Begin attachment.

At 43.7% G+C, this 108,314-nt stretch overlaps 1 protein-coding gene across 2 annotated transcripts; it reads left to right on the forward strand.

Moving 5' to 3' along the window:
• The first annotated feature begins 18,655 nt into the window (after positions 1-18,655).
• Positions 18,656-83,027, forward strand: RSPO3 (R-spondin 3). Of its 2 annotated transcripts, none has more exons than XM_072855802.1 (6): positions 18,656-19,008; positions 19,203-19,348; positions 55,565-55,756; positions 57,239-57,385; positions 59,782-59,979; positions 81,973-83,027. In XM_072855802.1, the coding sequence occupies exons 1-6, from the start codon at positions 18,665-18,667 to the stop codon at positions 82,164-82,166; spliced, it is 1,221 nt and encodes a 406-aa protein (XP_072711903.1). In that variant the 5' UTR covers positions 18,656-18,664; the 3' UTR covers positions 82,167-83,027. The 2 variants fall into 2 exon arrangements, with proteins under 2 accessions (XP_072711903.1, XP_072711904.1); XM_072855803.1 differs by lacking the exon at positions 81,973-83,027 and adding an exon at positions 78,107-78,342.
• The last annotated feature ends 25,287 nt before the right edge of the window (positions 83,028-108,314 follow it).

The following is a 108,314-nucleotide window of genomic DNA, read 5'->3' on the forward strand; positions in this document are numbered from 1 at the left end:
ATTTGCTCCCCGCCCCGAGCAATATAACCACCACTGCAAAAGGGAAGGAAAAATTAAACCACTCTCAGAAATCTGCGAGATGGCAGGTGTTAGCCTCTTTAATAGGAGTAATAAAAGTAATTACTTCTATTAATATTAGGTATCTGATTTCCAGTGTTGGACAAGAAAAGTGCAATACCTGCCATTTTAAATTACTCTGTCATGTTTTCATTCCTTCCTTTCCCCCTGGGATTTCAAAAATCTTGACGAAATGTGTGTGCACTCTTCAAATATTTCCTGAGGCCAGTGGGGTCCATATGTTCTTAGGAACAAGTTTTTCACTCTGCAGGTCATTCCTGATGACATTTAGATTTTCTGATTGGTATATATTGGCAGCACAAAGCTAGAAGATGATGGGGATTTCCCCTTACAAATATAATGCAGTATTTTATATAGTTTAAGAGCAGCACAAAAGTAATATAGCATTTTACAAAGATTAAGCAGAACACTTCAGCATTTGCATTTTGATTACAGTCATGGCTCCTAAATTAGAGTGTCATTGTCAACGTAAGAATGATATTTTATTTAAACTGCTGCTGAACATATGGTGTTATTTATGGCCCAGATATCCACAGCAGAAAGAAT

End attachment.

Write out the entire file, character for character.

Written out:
At 43.7% G+C, this 108,314-nt stretch overlaps 1 protein-coding gene across 2 annotated transcripts; it reads left to right on the forward strand.

Moving 5' to 3' along the window:
• The first annotated feature begins 18,655 nt into the window (after positions 1-18,655).
• Positions 18,656-83,027, forward strand: RSPO3 (R-spondin 3). Of its 2 annotated transcripts, none has more exons than XM_072855802.1 (6): positions 18,656-19,008; positions 19,203-19,348; positions 55,565-55,756; positions 57,239-57,385; positions 59,782-59,979; positions 81,973-83,027. In XM_072855802.1, the coding sequence occupies exons 1-6, from the start codon at positions 18,665-18,667 to the stop codon at positions 82,164-82,166; spliced, it is 1,221 nt and encodes a 406-aa protein (XP_072711903.1). In that variant the 5' UTR covers positions 18,656-18,664; the 3' UTR covers positions 82,167-83,027. The 2 variants fall into 2 exon arrangements, with proteins under 2 accessions (XP_072711903.1, XP_072711904.1); XM_072855803.1 differs by lacking the exon at positions 81,973-83,027 and adding an exon at positions 78,107-78,342.
• The last annotated feature ends 25,287 nt before the right edge of the window (positions 83,028-108,314 follow it).

The following is a 108,314-nucleotide window of genomic DNA, read 5'->3' on the forward strand; positions in this document are numbered from 1 at the left end:
ATTTGCTCCCCGCCCCGAGCAATATAACCACCACTGCAAAAGGGAAGGAAAAATTAAACCACTCTCAGAAATCTGCGAGATGGCAGGTGTTAGCCTCTTTAATAGGAGTAATAAAAGTAATTACTTCTATTAATATTAGGTATCTGATTTCCAGTGTTGGACAAGAAAAGTGCAATACCTGCCATTTTAAATTACTCTGTCATGTTTTCATTCCTTCCTTTCCCCCTGGGATTTCAAAAATCTTGACGAAATGTGTGTGCACTCTTCAAATATTTCCTGAGGCCAGTGGGGTCCATATGTTCTTAGGAACAAGTTTTTCACTCTGCAGGTCATTCCTGATGACATTTAGATTTTCTGATTGGTATATATTGGCAGCACAAAGCTAGAAGATGATGGGGATTTCCCCTTACAAATATAATGCAGTATTTTATATAGTTTAAGAGCAGCACAAAAGTAATATAGCATTTTACAAAGATTAAGCAGAACACTTCAGCATTTGCATTTTGATTACAGTCATGGCTCCTAAATTAGAGTGTCATTGTCAACGTAAGAATGATATTTTATTTAAACTGCTGCTGAACATATGGTGTTATTTATGGCCCAGATATCCACAGCAGAAAGAAT